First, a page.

Libor, the London inter-bank lending rate, is considered to be one of the most crucial interest rates in finance. It is the benchmark against which over $300 trillion (196 trillion pounds) worth of securities, including mortgages, student loans and swaps, are priced. But U.S. and U.K. regulators found traders tried to rig Libor in a scandal that sparked public and political outrage and has to date seen regulators fine three banks a total of $2.6 billion.
British financier Martin Wheatley was named co-chair of a Financial Stability Board task force on Tuesday to look at reform of Libor. The FSB, set up by the G20, will report back next year on whether the benchmark should be changed and over what period.
Reuters noted that the head of the Financial Conduct Authority and co-chair of a G20 review into Libor reform has counseled against rushing into changing how the widely used interest rate benchmark is set, saying on Wednesday that regulators need to be realistic.
Giving the keynote address at the International Derivatives Expo in London, Martin Wheatley said Libor, the London Interbank Offered Rate, needed to be overhauled but there remain limitations on how far and how quickly reform can go.
Looking for a Perfect Solution
Wheatley commented that "We'd like to come up with the perfect solution. We'd like to come up with something that is based on a deep and liquid market, that is based on genuine observable transactions that are themselves regulated, but we've also got to be realistic." The main priority for regulators is to restore trust in the process of setting the benchmark, which would be a model for setting other reference prices in financial markets.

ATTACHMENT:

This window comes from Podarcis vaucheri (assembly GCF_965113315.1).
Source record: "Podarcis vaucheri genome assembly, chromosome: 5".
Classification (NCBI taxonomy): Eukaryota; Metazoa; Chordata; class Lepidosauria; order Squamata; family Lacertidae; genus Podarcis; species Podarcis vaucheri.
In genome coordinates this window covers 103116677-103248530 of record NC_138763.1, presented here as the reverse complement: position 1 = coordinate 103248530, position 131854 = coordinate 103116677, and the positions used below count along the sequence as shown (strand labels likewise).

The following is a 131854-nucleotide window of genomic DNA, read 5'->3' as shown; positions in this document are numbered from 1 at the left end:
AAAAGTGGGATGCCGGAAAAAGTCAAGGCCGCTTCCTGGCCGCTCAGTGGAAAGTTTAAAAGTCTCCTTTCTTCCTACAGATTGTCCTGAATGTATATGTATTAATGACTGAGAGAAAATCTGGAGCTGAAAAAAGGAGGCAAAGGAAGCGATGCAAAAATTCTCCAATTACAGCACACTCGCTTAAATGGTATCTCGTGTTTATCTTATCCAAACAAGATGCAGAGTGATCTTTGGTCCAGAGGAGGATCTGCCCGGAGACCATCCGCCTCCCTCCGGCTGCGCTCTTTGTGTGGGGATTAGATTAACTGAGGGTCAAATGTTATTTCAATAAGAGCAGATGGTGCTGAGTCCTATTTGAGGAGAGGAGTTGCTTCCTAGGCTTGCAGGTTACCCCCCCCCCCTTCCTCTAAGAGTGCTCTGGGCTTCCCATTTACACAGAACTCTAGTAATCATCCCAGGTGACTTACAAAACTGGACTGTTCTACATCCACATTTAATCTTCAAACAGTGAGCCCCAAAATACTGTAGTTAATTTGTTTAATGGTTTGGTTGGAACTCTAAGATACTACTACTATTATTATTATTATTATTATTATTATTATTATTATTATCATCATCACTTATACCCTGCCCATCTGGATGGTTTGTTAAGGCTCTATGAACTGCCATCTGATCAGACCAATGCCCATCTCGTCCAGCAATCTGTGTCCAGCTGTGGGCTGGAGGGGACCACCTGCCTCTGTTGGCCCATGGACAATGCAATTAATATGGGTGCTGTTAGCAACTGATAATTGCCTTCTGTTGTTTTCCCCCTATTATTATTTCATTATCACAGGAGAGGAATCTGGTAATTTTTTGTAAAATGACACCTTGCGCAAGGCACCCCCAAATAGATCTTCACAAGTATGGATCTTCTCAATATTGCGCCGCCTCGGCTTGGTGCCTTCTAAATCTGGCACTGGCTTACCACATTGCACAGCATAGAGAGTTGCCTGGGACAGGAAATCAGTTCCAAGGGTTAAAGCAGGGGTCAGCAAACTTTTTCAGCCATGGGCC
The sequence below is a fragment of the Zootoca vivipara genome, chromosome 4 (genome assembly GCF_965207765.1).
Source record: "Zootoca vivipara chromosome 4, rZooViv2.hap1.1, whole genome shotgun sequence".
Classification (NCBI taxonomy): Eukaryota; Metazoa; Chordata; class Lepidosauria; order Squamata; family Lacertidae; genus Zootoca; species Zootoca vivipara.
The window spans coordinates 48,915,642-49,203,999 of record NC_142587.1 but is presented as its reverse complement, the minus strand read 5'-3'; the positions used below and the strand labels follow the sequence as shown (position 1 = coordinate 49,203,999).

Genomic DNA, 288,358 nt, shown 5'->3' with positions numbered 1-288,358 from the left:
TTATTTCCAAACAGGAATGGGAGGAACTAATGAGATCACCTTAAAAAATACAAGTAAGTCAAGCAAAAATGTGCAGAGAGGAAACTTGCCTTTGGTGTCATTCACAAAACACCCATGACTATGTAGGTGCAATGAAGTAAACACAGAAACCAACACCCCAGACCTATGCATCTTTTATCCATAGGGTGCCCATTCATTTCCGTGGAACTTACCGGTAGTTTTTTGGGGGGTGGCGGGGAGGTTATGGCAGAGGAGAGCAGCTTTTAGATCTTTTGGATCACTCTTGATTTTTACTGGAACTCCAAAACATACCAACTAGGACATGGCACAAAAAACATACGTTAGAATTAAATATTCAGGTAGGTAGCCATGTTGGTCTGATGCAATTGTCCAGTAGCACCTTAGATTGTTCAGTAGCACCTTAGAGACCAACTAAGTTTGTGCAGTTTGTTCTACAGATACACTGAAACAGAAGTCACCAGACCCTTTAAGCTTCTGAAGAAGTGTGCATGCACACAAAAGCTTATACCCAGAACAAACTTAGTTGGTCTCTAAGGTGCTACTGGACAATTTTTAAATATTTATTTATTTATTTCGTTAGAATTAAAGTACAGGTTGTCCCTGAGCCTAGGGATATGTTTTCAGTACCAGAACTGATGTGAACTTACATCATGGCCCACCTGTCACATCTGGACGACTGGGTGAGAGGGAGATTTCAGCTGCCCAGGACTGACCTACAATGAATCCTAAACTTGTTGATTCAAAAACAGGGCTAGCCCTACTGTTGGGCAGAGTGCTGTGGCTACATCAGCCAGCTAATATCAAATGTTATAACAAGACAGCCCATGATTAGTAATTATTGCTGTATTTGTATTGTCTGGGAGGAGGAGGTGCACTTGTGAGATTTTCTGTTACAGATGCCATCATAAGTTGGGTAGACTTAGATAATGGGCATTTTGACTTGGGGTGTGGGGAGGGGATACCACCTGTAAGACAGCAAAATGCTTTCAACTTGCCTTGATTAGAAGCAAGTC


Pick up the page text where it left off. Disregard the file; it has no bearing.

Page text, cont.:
"What we will do is make sure that we have a set of principles that benchmarks should operate to and have thought through the contingency plans if we get to a point when particular benchmarks don't have the viability and can't move forward," he said.
Any more profound change would raise more complex financial questions that regulators do not yet have the answer for, he added.
Wheatley said the FCA and international regulators have already started work to review Libor, but it would take time to settle on an alternative rate-setting system. His recent comments conflict with the view of the U.S. Commodity and Futures Trading Commission, whose chairman has said Libor should be scrapped and replaced with a reference rate based on actual market transactions.